Aerin Lauder’s Floating Guesthouse is a ‘Jewelry Box in the Dunes’

Aerin Lauder’s Floating Guesthouse is a ‘Jewelry Box in the Dunes’

In 2012, a small cabin in the Hamptons owned by the Lauder family — descendants of pioneering cosmetics entrepreneur Estée — was tragically destroyed by Hurricane Sandy. It certainly left a void, but it also presented an opportunity to build something entirely new. They have now built a modest factory along a charming stretch of beach that lies between the ocean and a saltwater pool.

“It is truly a magical indoor-outdoor beach pavilion,” says Aerin Lauder, design and creative director of Estée Lauder and founder of luxury lifestyle brand Aerin, speaking on behalf of the family. “It’s a jewelry box,” she adds with a dreamy touch. “A jewel box in the dunes.”

Large open room with glass wall overlooking the sea, dining table and chairs, sofa, double chair, cocktail table, wooden slatted wall with built-in shelves, kitchen island with sink and cabinets, wooden ceiling and floor

A Valentine Schlegel puzzle table is surrounded by Charlotte Perriand Bauche chairs in the great room. The kitchen island is by Buffy, the bowl is by Erin, and the image is by Tina Barney.

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The replacement is elegantly restrained, a 1,300-square-foot, low-rise, one-story modern structure. The facade consists of smooth glass and vertically placed slats of Sapele mahogany, which also serve as a rain screen. Despite the simplicity of form, there is a quiet splendor and romantic appeal to the finished property, thanks in large part to the way it embraces and incorporates the untamed beauty of its natural surroundings. “It is arguably one of the most beautiful sites on eastern Long Island,” says architect Michael Lomont of Steel Lomont Rouhani, who designed the project with the family. “she’s amazing.”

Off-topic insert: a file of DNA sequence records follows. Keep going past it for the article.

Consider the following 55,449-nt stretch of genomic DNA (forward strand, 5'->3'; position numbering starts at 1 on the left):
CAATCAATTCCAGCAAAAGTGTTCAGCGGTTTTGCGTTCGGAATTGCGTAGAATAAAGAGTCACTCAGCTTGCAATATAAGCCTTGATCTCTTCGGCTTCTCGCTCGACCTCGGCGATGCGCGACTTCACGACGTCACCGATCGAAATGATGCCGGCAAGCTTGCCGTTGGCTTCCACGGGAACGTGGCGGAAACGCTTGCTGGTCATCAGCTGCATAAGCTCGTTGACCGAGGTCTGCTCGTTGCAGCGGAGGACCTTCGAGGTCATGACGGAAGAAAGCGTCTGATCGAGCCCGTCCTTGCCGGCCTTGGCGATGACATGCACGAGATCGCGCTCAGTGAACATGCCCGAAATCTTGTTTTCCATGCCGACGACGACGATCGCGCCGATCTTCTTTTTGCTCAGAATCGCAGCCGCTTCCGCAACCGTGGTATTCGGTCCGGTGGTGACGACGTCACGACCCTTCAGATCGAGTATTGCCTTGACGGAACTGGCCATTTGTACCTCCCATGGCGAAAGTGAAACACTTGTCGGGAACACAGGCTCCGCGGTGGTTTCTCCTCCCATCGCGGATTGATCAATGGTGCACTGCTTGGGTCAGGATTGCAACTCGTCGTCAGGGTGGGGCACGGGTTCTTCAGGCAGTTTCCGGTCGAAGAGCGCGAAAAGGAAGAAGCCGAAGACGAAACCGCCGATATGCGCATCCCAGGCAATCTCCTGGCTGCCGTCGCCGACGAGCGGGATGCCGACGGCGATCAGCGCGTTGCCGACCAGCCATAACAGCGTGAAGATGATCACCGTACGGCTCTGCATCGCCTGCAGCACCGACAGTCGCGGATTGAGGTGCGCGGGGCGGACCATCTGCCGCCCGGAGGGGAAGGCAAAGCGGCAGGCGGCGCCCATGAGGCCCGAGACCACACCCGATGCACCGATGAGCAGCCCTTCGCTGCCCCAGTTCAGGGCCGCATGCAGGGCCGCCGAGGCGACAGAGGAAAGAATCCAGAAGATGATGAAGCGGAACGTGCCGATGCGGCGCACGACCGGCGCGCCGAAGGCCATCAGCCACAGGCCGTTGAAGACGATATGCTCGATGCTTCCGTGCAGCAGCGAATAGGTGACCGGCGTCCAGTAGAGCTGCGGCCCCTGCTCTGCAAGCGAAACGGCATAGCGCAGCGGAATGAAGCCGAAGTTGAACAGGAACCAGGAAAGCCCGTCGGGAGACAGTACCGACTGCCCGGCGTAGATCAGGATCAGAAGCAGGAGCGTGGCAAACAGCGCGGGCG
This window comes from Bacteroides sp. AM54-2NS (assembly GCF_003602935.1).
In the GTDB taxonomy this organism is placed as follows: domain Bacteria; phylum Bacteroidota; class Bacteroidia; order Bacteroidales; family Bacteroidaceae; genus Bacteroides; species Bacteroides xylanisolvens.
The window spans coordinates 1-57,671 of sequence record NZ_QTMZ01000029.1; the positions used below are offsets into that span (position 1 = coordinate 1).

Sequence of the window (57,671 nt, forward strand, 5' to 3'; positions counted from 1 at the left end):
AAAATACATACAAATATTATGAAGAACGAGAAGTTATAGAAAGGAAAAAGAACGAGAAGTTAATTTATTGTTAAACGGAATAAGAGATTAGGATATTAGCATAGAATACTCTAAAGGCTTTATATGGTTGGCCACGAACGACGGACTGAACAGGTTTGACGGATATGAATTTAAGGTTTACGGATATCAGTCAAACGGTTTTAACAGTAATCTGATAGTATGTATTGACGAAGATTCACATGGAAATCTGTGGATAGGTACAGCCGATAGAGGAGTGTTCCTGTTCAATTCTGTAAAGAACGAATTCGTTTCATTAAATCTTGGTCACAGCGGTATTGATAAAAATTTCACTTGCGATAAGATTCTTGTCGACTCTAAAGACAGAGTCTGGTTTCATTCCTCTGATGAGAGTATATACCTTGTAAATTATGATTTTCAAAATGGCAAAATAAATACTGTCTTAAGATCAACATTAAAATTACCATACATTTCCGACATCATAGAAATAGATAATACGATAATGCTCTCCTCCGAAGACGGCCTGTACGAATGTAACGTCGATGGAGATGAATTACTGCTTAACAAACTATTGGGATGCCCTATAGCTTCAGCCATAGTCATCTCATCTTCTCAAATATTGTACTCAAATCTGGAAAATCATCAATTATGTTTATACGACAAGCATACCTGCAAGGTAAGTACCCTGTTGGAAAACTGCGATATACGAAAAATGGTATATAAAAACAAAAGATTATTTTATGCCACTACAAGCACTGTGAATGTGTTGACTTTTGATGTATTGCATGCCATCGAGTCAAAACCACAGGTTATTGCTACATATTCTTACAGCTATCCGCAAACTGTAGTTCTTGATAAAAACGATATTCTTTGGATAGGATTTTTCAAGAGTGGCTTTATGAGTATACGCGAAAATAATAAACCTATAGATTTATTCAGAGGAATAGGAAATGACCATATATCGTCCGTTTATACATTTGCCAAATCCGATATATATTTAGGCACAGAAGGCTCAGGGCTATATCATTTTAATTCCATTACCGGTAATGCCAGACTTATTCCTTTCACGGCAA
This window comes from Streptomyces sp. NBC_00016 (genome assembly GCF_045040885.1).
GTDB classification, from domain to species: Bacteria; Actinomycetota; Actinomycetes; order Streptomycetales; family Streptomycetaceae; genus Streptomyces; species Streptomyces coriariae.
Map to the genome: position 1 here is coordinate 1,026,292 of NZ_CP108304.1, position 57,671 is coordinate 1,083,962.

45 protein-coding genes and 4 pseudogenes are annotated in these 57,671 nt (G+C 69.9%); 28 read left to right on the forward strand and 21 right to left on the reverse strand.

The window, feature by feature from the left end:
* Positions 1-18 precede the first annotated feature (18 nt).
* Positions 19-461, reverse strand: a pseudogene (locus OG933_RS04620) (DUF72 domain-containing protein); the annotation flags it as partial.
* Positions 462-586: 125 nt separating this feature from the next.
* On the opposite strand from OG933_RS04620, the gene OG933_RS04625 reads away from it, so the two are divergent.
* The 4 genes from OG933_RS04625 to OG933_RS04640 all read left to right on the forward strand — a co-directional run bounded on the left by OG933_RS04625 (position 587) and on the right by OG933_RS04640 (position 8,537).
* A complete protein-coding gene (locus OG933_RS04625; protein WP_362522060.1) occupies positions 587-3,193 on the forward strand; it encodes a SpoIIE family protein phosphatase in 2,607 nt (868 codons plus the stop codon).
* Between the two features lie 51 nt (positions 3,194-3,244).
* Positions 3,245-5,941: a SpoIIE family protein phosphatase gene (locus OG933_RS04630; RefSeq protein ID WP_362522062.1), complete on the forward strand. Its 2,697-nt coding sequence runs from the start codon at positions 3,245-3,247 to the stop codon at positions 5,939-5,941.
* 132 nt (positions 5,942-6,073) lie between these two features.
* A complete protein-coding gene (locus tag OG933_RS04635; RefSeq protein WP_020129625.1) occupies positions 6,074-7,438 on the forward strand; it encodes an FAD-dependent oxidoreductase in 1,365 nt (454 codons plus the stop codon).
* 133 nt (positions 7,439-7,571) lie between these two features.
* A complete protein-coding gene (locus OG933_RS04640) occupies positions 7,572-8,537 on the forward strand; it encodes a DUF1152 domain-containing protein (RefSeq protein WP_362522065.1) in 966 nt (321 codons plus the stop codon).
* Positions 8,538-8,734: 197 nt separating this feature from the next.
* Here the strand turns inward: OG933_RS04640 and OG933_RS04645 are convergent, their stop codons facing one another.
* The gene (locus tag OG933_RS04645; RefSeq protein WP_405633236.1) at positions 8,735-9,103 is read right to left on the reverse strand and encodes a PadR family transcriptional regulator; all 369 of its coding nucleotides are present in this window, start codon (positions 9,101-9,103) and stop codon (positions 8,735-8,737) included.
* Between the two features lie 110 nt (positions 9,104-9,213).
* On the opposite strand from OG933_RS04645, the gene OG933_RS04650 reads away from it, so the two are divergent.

Le Monte adds that it was impossible to contest this opinion. So he didn’t. In fact, some logistical requirements encouraged him to make the most of those contemplative views, such as updated flood codes that called for all livable spaces to be built at elevation, resulting in perfect sightlines to the main living floor, which features 10-foot-tall windows extending from Floor to ceiling.

Wooden deck and wire railing overlooking the grassy dunes and sea, table with plates and flowers, printed tablecloth, bench with seat cushion

The south deck overlooks the dunes and surf. The J. Edlin tablecloth is from a Décors Barbares fabric, the custom seat is from Inscape Design, the flatware is from Aerin, and the plates and pitcher are from Cabana.

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This also means that the house is located at the level of the dune, cantilevered on a plinth that serves as an entrance staircase and storeroom, with the main living space at the top, exposed to the north and south. This way, once inside, one feels completely surrounded by creamy sand hills and rolling waves. The cherry on top, quite literally, is a deck surrounded by glass panels, offering incredible 360-degree views.

For the Lauder family, the house serves as a guest house and family headquarters for informal gatherings — a luxurious cabana for a snack or a break from beach activities (basement storage is perfect for surfboards and other water sports gear). As such, the layout is very simple: just one bedroom and a bathroom, plus a kitchen, all centered around a welcoming, well-appointed bedroom and decks at the front and back. “We were inspired by the elements around us,” says Loder. “Seaweed, flowers that grow on the sand dunes.”

“We were inspired by the elements around us: seaweed, flowers growing on the sand dunes.”